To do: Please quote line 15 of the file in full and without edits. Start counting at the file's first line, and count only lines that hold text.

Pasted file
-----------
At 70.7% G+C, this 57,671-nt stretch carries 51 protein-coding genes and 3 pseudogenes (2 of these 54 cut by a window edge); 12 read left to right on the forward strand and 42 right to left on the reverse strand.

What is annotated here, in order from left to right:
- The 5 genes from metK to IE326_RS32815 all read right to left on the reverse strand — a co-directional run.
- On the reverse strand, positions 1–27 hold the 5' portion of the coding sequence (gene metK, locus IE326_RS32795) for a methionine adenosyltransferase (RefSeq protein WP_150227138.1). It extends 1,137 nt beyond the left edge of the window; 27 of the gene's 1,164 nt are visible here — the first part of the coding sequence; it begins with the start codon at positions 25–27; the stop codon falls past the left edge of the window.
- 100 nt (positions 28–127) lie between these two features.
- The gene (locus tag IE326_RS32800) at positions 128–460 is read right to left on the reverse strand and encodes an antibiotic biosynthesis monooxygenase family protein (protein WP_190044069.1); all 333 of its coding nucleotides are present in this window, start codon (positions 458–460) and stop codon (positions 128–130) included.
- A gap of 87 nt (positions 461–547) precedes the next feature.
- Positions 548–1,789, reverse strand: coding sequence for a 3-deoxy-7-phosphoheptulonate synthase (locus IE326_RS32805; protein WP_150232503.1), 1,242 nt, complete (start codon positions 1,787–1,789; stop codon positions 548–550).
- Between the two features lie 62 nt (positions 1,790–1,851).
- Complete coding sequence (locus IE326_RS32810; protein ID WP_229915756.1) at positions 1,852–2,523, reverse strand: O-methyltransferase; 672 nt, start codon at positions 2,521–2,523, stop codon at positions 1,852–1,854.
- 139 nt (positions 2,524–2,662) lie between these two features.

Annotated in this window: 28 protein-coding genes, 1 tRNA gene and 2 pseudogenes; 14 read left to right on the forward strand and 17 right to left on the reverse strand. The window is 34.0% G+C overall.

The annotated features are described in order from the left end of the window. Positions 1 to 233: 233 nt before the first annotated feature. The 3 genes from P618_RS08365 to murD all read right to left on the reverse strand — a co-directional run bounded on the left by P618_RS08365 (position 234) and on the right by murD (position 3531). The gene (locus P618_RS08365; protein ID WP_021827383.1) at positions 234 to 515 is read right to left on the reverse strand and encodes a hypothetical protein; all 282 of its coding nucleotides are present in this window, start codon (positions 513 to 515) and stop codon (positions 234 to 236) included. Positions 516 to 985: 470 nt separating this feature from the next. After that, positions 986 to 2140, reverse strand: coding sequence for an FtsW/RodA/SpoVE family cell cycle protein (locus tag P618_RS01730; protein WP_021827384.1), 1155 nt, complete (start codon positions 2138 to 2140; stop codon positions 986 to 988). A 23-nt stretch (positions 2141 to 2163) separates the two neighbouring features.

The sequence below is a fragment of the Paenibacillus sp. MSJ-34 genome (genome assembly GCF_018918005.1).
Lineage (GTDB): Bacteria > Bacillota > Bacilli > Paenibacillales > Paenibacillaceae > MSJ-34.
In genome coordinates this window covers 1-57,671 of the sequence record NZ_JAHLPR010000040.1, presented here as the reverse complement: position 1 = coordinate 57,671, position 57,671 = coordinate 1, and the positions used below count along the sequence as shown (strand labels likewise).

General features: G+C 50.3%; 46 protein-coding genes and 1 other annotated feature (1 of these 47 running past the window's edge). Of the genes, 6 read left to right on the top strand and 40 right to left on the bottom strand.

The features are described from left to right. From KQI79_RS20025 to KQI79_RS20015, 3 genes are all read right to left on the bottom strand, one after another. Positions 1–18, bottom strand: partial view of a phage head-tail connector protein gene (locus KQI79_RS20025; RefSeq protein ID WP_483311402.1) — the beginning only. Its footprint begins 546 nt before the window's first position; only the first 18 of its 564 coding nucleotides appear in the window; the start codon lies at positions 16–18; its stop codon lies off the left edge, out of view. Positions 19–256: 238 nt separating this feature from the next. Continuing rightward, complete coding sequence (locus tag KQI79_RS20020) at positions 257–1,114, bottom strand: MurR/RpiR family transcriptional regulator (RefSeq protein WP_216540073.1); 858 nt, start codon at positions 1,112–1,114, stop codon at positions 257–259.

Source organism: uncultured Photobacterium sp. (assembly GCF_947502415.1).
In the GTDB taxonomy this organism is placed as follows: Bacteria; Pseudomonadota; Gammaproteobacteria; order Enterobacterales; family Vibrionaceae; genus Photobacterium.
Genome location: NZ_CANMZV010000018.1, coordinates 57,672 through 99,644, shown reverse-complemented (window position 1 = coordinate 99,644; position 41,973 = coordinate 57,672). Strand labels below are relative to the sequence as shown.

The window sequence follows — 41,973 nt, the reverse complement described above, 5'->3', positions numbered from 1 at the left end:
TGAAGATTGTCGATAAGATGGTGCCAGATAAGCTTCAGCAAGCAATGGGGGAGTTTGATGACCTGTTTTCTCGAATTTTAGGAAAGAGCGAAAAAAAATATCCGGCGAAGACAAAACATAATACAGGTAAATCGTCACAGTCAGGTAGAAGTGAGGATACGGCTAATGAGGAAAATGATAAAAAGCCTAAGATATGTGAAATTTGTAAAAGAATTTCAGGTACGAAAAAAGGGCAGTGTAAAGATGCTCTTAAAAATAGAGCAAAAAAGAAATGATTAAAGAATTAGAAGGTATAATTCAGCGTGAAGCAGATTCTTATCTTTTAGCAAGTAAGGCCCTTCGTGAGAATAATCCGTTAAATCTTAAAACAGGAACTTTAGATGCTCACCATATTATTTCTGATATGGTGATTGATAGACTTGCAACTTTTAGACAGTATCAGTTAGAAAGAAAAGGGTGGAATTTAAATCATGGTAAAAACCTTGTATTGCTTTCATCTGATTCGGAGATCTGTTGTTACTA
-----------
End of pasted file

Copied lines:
Lineage (GTDB): Bacteria > Bacillota > Bacilli > Paenibacillales > Paenibacillaceae > MSJ-34.